Dedicated gaming is for PC and mobile players too
Whilst consoles are classified as dedicated gaming hardware, due to their gaming first focus, PCs and smartphones have always been classified as multi-purpose devices. This is starting to change as hardware companies, CPU/GPU companies and accessory makers create gaming first products for the PC and Mobile space. Qualcomm demonstrated its Snapdragon Elite Gaming Platform at ChinaJoy, a set of hardware and software features that aims to turn premium mobile phones into dedicated gaming devices. Mediatek announced its new Helio G90 chipset that is designed to boost the gaming performance of mid-range smartphones.
There are more than 600 million mobile gamers in China driving the rise of dedicated gaming smartphones. Nearly all smartphone manufacturers in China offer at least one dedicated gaming smartphone and we expect sales of gaming smartphones to continue increasing as mobile esports takes off. PC gamers were not left out at ChinaJoy with companies such as Nvidia demonstrating its new RTX Ray Tracing technology which we believe will be a key technology in the PC and Console space.
Chinese publishers are expanding overseas
The global expansion of Chinese game companies was a hot topic at ChinaJoy this year. According to App Annie, there were only 3 Chinese game publishers with overseas revenue exceeding RMB 500 million in 2015 whilst in 2018 there were 18 Chinese publishers that achieved this milestone. ChinaJoy brings together the world’s top game developers and publishers and is a chance for Chinese companies to find partners that can help them target overseas players.
Whilst Chinese game publishers are bringing self-developed titles overseas, they are also acquiring Western IP and game developers to help them with this endeavour. Some companies are even starting to hire staff overseas to build new development studios, as is the case with Tencent, NetEase and Perfect World. Tencent specifically announced at ChinaJoy that it is looking to work with partners in South Korea and Southeast Asia to offer cloud-based games.
Regulations remain a key part of China’s gaming industry
China’s gaming market has become known for its strict and hard to navigate regulatory environment and this year has been no different. China restarted its game approval process in December 2018 after a nine-month licensing freeze and we have since seen China’s gaming market rebound. That being said, regulators are still introducing new policies in the gaming space and Guo Yiqang, the head of the publishing bureau of the Communist Party’s Publicity Department, gave a speech at ChinaJoy which provided more color on how the SAPP would regulate the industry moving forward.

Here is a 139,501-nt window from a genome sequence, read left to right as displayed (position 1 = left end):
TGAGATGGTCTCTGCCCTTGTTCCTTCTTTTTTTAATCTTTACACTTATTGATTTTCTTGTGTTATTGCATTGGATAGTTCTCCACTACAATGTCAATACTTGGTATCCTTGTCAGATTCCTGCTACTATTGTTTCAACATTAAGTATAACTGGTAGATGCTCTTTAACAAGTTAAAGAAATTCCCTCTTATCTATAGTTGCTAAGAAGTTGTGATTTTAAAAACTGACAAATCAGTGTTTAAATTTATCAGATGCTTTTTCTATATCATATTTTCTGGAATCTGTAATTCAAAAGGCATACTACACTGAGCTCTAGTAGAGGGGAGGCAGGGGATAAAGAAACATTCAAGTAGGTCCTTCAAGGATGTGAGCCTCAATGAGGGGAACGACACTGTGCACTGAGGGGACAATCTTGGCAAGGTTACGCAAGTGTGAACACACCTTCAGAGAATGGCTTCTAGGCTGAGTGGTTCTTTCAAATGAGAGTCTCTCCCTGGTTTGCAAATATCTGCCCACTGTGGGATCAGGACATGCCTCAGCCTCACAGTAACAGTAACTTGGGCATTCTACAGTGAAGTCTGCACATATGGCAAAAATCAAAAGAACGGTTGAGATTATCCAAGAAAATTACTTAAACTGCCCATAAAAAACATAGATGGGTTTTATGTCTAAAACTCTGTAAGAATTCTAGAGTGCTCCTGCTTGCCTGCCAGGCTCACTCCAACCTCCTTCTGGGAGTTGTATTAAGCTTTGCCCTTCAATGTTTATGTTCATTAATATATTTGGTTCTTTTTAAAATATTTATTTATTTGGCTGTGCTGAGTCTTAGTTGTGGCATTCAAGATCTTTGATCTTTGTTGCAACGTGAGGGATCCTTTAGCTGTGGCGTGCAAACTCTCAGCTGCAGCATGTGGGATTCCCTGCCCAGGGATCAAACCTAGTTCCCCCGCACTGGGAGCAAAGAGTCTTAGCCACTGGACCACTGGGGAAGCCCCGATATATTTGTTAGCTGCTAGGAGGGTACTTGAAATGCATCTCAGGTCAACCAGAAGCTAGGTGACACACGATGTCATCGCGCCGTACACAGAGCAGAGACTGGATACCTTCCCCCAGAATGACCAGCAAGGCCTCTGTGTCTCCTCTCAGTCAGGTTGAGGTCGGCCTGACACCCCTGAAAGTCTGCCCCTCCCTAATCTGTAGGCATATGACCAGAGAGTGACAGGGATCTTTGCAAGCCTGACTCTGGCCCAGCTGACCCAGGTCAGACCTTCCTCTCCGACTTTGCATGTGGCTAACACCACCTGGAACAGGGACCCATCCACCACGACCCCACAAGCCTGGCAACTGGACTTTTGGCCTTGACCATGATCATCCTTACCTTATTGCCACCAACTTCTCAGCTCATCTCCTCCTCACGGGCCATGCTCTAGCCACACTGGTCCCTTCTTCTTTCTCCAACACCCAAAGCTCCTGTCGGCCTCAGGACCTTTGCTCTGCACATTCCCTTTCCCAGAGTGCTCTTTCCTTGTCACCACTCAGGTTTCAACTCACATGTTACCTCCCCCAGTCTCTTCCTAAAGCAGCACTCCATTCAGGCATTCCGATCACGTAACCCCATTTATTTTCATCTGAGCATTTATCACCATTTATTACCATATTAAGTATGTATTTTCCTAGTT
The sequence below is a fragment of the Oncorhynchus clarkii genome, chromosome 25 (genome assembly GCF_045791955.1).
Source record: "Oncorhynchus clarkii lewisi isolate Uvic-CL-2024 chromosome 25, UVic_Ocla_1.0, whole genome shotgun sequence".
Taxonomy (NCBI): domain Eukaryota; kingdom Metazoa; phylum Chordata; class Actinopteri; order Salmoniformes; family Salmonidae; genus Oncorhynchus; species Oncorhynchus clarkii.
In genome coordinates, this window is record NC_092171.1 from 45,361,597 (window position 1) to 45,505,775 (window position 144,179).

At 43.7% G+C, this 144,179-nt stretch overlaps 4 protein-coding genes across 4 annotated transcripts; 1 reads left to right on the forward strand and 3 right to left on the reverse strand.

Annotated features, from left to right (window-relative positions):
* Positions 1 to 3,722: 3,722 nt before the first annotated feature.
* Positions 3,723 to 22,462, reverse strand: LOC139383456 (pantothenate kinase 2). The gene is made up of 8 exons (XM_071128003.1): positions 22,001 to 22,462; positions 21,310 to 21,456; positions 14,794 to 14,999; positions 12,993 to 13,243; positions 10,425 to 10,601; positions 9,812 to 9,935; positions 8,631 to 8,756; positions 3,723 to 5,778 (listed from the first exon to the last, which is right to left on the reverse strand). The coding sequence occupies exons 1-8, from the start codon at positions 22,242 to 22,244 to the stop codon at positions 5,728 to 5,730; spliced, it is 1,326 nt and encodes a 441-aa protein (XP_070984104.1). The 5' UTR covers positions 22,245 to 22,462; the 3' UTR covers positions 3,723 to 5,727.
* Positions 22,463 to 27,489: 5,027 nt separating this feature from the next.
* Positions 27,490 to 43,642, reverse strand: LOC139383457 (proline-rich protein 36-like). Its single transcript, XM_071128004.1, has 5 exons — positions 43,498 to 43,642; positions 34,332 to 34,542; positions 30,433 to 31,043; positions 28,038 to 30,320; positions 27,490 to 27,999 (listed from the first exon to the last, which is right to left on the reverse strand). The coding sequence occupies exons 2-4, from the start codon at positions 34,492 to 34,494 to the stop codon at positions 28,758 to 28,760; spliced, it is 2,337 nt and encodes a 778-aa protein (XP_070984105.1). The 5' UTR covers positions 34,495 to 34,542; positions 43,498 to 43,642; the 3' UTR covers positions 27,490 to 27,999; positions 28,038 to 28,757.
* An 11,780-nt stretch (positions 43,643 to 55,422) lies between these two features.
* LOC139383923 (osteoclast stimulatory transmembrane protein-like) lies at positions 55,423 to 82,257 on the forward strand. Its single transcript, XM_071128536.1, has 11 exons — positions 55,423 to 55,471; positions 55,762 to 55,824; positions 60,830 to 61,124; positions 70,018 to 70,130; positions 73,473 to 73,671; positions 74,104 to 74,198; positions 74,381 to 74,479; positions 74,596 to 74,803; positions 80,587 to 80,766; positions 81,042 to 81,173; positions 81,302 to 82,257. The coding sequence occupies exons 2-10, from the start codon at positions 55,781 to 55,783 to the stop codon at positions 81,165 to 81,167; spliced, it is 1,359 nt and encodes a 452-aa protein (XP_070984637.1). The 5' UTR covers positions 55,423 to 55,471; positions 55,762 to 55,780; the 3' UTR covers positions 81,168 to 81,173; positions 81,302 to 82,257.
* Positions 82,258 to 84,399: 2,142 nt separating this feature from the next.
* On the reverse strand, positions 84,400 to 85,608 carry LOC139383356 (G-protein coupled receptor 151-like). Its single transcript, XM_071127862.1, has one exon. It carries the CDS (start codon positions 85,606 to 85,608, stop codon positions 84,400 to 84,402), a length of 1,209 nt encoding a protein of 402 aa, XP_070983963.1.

In the speech, Guo noted that the SAPP would continue to strengthen the regulation of games both during and after the approval process in order to ensure that content remains in line with party values over the lifecycle of the game. There is also a push to curb gaming addiction among minors and focus on high quality games that promote Chinese values and culture. Guo is also pushing for Chinese game companies to explore how 5G can enable cloud games as a way to demonstrate the potential of 5G and grow the games industry.
Other trends such as Virtual/Augmented Reality, Artificial intelligence, ACG (Anime/Comics/Games) and more were also hot at ChinaJoy this year. China’s digital games market has returned to healthy growth in the first half of 2019 after the game approval process was restarted at the end of last year. Niko Partners will continue to explore these trends and offer additional insight, starting with our Asia Cloud Game Market Report releasing soon.